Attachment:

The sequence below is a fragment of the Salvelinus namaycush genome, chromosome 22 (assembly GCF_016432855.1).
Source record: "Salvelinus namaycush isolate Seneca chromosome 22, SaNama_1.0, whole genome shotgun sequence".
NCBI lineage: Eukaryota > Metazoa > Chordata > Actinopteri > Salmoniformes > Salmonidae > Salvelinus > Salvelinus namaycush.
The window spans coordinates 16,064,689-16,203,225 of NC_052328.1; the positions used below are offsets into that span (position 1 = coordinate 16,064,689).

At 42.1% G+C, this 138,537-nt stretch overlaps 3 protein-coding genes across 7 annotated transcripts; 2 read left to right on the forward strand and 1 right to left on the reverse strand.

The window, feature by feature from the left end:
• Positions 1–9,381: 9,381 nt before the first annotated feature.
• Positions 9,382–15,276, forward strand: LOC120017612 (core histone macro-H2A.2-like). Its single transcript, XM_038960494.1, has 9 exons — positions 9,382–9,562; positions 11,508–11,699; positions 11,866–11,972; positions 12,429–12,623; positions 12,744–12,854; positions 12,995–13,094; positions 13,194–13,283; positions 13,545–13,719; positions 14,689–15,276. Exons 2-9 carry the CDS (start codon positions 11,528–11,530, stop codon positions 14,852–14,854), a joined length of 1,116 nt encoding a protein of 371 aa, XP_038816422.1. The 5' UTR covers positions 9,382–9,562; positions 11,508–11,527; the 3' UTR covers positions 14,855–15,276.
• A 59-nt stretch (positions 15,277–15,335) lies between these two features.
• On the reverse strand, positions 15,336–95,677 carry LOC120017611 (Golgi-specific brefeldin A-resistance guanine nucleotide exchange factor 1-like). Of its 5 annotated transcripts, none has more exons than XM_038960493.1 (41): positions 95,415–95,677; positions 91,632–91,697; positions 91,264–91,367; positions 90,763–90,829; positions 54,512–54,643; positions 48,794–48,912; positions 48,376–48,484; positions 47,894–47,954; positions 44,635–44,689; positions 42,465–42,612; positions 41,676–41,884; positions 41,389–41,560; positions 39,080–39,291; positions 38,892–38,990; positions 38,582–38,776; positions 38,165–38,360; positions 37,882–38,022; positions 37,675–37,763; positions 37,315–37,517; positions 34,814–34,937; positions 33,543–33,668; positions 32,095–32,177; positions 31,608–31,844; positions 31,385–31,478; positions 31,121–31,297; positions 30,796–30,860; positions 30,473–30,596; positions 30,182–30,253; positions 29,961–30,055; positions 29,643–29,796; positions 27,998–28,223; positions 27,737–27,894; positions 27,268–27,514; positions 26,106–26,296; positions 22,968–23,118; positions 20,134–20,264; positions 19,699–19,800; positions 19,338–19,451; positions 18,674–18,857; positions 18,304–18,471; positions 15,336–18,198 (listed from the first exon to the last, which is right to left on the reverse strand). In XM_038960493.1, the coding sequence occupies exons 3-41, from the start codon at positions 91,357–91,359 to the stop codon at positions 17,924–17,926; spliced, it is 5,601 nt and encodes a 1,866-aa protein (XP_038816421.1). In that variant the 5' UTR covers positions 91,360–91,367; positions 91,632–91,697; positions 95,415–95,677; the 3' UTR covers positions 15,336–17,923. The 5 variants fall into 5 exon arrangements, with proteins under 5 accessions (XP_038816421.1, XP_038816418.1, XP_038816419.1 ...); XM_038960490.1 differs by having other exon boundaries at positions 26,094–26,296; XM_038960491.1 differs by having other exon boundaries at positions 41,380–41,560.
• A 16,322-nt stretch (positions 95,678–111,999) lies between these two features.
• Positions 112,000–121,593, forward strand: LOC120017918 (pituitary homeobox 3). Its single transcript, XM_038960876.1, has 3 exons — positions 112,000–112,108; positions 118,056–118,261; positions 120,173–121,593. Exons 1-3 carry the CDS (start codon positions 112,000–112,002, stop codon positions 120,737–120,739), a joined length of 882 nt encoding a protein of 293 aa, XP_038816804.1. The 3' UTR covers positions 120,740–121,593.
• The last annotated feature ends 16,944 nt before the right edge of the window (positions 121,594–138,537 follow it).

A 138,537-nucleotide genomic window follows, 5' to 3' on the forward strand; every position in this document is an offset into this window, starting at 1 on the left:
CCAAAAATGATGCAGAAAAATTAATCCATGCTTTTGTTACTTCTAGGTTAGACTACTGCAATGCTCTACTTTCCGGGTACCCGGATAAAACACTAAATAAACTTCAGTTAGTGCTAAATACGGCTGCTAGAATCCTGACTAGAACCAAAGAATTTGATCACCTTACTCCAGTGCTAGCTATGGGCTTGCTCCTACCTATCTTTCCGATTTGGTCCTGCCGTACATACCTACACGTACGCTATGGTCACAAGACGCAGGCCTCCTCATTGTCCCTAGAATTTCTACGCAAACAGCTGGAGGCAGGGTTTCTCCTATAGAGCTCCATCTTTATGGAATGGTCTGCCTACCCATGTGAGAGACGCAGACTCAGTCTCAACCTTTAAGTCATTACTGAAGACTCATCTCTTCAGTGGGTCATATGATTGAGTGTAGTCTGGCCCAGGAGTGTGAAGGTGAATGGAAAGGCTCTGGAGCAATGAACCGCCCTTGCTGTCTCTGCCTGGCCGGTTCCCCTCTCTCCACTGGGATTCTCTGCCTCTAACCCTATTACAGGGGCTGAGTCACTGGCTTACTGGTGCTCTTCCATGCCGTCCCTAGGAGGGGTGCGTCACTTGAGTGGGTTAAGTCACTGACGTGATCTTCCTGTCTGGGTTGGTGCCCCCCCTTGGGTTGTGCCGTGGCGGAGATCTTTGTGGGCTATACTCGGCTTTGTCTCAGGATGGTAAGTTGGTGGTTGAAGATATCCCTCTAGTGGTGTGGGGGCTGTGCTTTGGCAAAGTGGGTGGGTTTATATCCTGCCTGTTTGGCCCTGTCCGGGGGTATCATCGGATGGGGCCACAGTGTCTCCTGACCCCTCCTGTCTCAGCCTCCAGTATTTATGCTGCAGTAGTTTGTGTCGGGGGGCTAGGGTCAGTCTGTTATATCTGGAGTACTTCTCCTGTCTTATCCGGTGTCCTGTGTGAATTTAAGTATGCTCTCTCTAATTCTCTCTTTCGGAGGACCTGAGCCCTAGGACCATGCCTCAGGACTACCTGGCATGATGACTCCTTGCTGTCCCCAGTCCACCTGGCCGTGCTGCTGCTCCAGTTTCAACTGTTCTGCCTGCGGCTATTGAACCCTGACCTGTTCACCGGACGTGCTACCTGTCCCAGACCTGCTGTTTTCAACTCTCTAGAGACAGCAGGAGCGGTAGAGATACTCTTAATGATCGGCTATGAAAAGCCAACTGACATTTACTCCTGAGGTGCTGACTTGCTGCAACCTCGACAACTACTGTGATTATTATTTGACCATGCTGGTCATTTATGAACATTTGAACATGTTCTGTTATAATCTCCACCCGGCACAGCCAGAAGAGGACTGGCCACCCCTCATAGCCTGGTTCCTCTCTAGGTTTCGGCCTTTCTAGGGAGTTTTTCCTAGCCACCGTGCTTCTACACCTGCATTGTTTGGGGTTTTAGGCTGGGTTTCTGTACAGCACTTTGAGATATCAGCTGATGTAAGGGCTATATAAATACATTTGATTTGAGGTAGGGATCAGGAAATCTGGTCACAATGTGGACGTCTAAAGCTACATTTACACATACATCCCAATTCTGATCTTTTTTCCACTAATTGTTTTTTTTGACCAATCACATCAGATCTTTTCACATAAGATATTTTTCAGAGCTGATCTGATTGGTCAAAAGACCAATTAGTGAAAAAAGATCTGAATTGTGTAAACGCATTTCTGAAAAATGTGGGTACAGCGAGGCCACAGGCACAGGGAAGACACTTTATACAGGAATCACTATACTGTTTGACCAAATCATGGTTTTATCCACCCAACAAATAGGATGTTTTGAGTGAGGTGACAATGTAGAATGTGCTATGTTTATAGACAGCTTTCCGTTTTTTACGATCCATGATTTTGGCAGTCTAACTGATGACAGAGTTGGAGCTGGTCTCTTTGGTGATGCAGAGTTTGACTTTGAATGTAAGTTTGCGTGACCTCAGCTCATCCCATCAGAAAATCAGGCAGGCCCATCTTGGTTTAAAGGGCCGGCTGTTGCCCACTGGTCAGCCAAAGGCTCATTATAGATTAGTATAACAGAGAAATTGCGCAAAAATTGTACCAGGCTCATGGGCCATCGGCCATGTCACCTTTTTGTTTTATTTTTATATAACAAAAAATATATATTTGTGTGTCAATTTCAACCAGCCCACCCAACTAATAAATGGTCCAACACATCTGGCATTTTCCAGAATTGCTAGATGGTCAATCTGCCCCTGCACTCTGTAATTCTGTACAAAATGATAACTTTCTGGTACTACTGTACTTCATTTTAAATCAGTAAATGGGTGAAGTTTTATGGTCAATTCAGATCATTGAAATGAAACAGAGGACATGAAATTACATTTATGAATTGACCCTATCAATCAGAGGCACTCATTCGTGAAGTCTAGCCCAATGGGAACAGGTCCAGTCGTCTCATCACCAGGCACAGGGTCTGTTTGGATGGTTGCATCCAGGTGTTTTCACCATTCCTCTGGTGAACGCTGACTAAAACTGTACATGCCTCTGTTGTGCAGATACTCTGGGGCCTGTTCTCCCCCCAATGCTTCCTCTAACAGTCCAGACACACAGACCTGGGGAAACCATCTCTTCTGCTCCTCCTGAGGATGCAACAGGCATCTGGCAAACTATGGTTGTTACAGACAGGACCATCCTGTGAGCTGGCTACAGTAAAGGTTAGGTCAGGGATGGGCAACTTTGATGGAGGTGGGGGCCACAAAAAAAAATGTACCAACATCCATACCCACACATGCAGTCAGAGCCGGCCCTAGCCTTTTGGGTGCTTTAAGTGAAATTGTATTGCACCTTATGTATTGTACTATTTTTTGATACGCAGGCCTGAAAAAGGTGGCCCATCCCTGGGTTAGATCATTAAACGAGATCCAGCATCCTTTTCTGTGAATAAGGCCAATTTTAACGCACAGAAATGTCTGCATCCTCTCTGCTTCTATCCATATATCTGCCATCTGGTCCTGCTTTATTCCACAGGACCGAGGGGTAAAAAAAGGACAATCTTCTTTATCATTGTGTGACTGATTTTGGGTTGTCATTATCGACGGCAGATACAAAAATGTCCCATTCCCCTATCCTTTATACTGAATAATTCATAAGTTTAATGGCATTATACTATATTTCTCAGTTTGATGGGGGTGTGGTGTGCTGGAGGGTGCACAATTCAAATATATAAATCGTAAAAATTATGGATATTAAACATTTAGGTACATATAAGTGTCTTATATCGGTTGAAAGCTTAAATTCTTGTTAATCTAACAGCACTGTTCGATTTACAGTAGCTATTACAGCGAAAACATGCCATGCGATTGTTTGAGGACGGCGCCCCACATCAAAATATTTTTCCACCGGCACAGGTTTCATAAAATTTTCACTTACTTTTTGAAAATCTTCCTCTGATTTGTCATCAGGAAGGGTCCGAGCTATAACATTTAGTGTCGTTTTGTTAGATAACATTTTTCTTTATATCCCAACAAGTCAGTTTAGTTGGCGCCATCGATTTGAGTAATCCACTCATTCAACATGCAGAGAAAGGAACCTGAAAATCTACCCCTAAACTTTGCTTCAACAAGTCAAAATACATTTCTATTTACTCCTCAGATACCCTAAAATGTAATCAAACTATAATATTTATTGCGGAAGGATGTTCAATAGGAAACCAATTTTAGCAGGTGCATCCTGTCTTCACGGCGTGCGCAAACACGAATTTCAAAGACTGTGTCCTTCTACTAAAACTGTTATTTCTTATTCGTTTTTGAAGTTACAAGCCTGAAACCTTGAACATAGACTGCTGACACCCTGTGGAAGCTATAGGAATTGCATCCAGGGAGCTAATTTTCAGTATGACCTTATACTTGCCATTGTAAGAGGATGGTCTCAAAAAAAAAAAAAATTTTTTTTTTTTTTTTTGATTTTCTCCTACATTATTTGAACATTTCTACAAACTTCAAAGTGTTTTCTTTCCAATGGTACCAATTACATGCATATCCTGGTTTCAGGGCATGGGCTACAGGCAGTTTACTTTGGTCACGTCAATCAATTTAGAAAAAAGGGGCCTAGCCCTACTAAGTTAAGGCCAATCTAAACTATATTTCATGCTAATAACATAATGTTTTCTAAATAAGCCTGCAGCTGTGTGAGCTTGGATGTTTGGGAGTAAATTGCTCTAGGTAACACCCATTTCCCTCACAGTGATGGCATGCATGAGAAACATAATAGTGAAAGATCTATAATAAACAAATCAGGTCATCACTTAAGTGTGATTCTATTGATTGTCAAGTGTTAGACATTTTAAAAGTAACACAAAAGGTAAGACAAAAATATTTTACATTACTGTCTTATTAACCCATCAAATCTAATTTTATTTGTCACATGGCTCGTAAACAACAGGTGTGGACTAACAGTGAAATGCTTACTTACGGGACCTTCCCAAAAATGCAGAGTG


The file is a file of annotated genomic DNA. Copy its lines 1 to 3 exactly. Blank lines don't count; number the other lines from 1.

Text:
The sequence below is a fragment of the Salvelinus namaycush genome, chromosome 22 (assembly GCF_016432855.1).
Source record: "Salvelinus namaycush isolate Seneca chromosome 22, SaNama_1.0, whole genome shotgun sequence".
NCBI lineage: Eukaryota > Metazoa > Chordata > Actinopteri > Salmoniformes > Salmonidae > Salvelinus > Salvelinus namaycush.